| Source: Taarup
Principle of silage making
The goal of silage making is to conserve and store crop nutrients using lactic acid bacteria to ensure rapid fermentation in air-free conditions and to minimise losses from harvesting until feeding. Whatever the system, the ensiling and storage system's main functions are to exclude air during the ensiling process and to prevent air from entering the silage during storage.
Speed of harvest, moisture content, chop length, silage distribution and compaction can greatly influence the fermentation process and storage losses. Efficient fermentation generally ensures a more palatable and digestible feedstuff. This promotes maximum dry matter consumption by livestock that usually results in improved milk and/or live weight gain performance.
Big Bales - the pro and cons
- Less dependent on weather conditions
- Quality of big bale silage can be as good as clamp silage, usually better when well managed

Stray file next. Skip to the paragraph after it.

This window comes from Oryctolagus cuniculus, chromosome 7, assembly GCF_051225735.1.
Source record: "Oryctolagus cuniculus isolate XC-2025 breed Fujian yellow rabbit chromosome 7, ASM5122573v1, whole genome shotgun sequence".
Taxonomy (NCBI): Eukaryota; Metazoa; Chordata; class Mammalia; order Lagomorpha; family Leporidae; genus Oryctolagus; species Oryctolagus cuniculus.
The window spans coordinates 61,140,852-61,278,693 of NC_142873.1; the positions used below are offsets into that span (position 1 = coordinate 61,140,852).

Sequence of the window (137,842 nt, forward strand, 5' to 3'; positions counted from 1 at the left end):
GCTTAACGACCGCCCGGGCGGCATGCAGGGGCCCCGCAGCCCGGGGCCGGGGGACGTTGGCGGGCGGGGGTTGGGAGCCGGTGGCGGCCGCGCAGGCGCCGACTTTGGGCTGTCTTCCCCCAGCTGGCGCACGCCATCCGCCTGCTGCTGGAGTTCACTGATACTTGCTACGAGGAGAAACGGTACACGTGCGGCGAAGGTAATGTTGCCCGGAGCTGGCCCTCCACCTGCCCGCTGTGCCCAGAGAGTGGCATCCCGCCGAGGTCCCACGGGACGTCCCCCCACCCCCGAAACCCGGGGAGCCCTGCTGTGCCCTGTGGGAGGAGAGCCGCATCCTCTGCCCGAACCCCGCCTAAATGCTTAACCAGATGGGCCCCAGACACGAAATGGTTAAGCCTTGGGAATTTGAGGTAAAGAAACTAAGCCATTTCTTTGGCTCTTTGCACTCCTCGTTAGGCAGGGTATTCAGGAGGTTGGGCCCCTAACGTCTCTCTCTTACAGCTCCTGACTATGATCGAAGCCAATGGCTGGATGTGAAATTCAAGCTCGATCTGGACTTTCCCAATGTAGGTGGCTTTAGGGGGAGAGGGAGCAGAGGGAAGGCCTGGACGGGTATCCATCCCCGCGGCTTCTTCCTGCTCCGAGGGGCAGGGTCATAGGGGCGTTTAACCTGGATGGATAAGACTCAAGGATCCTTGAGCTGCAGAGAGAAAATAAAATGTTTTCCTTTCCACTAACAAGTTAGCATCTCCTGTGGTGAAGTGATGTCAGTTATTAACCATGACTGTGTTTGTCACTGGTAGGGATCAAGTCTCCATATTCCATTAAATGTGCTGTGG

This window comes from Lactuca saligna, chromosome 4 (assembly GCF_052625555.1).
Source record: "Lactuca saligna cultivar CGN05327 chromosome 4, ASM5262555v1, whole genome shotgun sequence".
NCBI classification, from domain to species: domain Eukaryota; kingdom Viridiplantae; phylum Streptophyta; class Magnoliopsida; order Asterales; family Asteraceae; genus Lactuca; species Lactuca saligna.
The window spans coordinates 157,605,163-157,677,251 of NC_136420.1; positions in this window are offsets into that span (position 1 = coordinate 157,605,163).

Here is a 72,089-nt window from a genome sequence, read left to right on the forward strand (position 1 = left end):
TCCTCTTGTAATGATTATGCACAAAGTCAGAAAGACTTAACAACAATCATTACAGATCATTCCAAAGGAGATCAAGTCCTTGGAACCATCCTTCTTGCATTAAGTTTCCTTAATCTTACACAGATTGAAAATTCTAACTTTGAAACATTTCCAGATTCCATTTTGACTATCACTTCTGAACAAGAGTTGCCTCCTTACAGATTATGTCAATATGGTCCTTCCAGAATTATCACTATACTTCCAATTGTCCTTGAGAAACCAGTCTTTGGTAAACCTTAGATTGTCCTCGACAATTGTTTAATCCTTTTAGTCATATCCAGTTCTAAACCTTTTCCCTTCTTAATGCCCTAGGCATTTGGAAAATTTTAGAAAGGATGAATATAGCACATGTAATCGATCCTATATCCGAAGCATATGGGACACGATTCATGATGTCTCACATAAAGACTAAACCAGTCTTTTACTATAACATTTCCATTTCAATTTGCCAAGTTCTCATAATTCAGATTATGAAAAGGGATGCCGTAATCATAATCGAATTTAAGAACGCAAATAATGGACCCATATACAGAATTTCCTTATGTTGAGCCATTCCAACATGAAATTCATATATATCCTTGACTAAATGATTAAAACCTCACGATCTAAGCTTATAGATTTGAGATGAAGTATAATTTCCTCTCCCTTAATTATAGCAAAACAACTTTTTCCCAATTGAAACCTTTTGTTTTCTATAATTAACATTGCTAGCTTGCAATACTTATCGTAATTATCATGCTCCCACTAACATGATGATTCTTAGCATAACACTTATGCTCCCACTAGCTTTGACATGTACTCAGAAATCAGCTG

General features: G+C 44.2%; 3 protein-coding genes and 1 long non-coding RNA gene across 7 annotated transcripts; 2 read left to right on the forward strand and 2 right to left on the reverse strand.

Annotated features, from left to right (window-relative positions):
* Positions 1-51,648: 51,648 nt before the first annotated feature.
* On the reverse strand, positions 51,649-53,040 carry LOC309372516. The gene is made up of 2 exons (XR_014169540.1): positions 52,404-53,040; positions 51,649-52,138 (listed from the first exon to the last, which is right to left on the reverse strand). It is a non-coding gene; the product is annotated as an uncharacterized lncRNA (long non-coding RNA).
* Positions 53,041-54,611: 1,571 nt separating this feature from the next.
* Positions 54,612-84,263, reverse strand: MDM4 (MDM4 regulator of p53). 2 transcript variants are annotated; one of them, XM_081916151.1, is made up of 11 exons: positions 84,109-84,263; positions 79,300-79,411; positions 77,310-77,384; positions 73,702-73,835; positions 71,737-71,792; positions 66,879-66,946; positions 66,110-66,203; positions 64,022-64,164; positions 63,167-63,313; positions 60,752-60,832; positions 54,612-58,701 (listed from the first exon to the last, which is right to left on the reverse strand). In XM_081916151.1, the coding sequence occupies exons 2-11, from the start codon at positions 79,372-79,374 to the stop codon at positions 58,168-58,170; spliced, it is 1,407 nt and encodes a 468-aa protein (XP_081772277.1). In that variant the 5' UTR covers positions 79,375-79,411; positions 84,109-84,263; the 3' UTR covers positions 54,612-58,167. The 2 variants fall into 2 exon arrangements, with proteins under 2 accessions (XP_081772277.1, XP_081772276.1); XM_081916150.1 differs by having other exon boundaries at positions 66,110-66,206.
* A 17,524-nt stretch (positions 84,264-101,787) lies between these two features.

- Lower aerobic spoilage losses compared to clamp
- Easy handling and feeding systems (different silage qualities can be fed when needed)
- Tailored dietary solutions, baled silage can easily be mixed with other forages to provide optimal nutritional requirements to different types of stock on farm
- Ideal for conservation of surplus grass and grass harvested in autumn
- Lower dry matter losses during production and storage (<5-10%) than clamp silage
- Flexible storage system, bales can be stored in the field or easily transported to any location on the farm
- Limited capital investment, low transport and storage cost
- Low pollution risk, no effluent wastage if bales are properly wrapped, especially high dry matter bales
- Surplus can be sold and create another income for their farm
- High unit costs
- Not suitable for very wet silage
- Labour/time at feeding out
- Prone to damage if not properly handled
- Plastic waste disposal cost and compliance with waste regulations.